When working with email lists, it’s easy to get caught up in thinking “that’s just data.” In reality, it’s so much more. Each physician contained in your database is a real person; a human being with pain points that require resolution. While email marketing used to slide by with low-level personalization and still drive engagement, that approach is fading fast.
If you’re not speaking to physicians in a meaningful way, you’ve already knocked yourself out of the digital marketing game. This snippet from a recent article perfectly captured the personalization notion:
If your emails aren’t relevant to your subscribers, they’ll end up in the trash. The marketing world is buzzing about the ‘Internet of Things (IoT)’, but we should be talking about the ‘Internet of Me.’ In the age of personalization and hyper-targeting, consumers expect brands to know who they are and provide them content they care about. You have to deliver the right message, to the right person, at the right time.
This marketing philosophy crosses all industries, from B2C to B2B, but is particularly important for building strong relationships with physicians—both in-system and out-of-network. The first step, before any of the relationship groundwork is laid, is to capture essential details about physicians that will allow you to effectively communicate to them given that hyper-targeted benchmark.
Combine Email Data With Visitor Insights
Data, when sourced properly and utilized appropriately, is an invaluable asset to your health system brand. Two foundations from which to work include email and website-based data.
1) Email Data: A high-quality list should include info such as full name, NPI number, medical specialty, practice location, caseload, and referral patterns. Your list should have also undergone an authentication and third-party verification process and only include physicians who have opted-in.
2) Website Data: Via audience identity management technology, which uses “tags” to identify physicians and follow their browsing behavior, you’ll capture data points that supplement and complement your physician email list. This technology also allows you to follow physicians as they move to other websites contained within our online medical ecosystem.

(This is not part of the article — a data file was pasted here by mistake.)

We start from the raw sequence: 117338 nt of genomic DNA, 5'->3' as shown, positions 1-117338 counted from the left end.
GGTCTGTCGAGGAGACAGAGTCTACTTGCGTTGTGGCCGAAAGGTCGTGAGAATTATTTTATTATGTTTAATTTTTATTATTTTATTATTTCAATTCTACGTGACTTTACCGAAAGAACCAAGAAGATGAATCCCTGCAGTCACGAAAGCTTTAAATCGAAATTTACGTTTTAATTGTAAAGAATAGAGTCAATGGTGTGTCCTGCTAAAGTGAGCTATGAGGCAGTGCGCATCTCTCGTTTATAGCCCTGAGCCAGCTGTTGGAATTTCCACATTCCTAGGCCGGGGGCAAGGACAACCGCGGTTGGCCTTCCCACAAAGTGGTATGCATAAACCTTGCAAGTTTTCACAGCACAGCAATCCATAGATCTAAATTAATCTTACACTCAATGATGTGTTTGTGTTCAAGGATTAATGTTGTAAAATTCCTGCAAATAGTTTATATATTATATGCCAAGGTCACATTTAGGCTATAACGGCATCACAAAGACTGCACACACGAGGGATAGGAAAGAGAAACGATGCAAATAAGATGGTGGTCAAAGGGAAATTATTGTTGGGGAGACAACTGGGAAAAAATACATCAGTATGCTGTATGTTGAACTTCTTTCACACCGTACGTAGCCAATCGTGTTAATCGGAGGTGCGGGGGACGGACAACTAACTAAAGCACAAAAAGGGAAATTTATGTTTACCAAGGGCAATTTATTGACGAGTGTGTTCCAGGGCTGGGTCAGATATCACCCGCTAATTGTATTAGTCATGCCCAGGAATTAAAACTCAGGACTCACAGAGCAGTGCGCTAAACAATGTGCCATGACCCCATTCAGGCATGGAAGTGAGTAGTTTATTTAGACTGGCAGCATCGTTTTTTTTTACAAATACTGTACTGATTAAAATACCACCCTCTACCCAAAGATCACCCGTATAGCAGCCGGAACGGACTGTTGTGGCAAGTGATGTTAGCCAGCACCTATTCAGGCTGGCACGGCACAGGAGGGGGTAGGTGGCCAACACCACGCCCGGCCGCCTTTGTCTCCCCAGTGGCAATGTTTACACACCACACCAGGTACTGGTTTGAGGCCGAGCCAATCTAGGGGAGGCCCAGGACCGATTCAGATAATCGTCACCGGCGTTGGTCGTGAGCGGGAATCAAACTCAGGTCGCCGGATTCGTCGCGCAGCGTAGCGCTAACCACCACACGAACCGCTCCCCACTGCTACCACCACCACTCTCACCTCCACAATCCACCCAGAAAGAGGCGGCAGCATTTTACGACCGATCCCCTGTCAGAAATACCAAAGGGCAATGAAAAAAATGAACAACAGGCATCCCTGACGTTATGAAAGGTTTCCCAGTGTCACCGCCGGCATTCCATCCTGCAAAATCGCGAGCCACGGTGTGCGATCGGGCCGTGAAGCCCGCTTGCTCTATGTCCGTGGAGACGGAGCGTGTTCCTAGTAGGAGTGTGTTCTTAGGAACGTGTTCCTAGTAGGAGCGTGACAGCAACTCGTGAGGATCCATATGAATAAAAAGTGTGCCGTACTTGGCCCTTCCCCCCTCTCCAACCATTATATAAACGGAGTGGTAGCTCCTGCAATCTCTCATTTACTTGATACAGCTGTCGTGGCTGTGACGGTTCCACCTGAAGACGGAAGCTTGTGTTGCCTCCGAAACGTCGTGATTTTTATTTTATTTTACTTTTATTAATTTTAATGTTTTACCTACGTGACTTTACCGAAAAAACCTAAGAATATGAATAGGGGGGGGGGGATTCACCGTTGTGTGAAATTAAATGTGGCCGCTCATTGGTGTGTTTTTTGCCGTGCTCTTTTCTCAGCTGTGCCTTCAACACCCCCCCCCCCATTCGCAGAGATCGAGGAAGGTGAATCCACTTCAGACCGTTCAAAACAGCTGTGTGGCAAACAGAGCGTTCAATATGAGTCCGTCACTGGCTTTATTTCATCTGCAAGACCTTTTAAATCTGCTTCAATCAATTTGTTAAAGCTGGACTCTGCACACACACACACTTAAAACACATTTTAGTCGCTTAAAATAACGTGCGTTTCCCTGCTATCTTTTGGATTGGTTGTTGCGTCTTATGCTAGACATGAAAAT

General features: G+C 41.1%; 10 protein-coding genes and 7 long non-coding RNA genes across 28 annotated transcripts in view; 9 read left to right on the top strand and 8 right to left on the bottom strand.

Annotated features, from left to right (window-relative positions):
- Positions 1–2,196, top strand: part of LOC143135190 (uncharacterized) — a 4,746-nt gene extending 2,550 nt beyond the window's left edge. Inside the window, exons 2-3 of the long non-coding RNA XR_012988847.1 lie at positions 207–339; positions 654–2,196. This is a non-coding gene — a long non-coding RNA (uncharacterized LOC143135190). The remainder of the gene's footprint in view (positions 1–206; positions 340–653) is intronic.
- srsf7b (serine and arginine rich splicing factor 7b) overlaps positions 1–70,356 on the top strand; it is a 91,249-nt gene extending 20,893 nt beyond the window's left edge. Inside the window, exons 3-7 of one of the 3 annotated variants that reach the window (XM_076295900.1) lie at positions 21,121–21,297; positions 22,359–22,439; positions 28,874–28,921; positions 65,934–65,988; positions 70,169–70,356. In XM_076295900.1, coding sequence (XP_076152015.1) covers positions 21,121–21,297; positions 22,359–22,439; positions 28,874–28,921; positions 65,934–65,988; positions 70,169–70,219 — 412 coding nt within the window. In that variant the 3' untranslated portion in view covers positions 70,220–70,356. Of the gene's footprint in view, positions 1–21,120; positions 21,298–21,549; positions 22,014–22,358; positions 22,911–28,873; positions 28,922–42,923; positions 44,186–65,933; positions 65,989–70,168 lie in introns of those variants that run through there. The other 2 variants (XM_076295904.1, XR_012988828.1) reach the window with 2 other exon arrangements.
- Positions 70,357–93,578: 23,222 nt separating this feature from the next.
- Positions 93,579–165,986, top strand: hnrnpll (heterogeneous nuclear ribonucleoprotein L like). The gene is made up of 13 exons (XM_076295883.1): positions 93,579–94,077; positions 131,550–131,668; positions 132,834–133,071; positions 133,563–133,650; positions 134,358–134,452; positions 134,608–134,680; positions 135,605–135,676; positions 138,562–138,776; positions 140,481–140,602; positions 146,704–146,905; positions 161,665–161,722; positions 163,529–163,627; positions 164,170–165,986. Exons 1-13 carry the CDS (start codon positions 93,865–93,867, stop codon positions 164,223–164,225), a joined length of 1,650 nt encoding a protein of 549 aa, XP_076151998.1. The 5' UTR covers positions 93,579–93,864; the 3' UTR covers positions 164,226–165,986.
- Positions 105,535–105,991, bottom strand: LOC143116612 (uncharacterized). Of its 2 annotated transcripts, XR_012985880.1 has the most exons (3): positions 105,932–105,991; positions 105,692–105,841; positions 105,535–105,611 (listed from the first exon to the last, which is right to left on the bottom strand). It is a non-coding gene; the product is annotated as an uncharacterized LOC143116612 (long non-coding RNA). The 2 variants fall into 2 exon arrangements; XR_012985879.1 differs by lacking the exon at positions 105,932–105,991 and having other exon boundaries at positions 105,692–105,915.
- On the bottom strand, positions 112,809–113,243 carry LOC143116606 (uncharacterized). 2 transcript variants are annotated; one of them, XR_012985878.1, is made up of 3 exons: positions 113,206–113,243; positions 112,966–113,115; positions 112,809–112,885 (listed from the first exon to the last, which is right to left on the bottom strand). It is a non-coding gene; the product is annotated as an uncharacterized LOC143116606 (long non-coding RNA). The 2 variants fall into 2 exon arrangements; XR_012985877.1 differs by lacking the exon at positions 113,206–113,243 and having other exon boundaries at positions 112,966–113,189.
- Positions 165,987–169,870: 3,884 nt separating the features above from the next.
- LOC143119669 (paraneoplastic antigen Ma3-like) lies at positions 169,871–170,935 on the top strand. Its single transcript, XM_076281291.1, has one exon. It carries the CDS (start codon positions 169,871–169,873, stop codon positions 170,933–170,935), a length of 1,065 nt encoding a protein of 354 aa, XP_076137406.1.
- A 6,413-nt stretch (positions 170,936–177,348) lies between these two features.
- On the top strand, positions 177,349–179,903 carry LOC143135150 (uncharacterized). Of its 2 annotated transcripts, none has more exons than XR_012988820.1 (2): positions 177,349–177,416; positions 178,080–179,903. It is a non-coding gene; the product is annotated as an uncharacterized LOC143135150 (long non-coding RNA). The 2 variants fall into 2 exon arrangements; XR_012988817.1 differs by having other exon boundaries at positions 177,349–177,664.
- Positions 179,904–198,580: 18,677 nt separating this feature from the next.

For example: Dr. Mathers, an out-of-network pediatric neuro-oncologist, has browsed your website for information on a new therapy for addressing brain cancer (oncolytic virotherapy). She then visits another health system’s website; a health system which also provides the therapy. Dr. Mather’s activity is all captured in real-time, allowing you to be proactive in reaching out with materials relating to her search. And, because you know with 100 percent certainty that Dr. Mathers has opted-in to your email list, you’re assured of the three vital personalization points: right person, right message, right time.
Email: The Relationship Builder
If your emails aren’t relevant to your physicians, they’ll end up in the trash.
In order to strengthen your health system brand, it’s imperative to build deep physician relationships. Email is the clear winner for furthering crucial conversations with docs. With all the data mentioned above at your disposal, the personal approach not only becomes attainable, but persuasive.
A simple place to start is subject line. Personalization in subject lines is reported to increase open rates by 26 percent. Using the previous example, a compelling subject line might be:
“Dr. Mathers: We’re celebrating oncolytic virotherapy success stories”
The body of the email would highlight a small sampling of success stories and perhaps provide a brief history of your health system’s use of oncolytic virotherapy. The call to action might be an invitation to stop by the pediatric oncology wing to visit with other oncologists and support staff.
Physicians seek out knowledge that helps them do their jobs better. In this case, Dr. Mathers appreciates that you’re tuned in to her interests and may take you up on your offer. At the very least, a door has been opened.
After all is said and done with your marketing strategy, the question remains: Are you speaking to physicians on a personal level? Follow the data clues, connect the data dots, and you’ll be that much further ahead in establishing and nurturing physician relationships.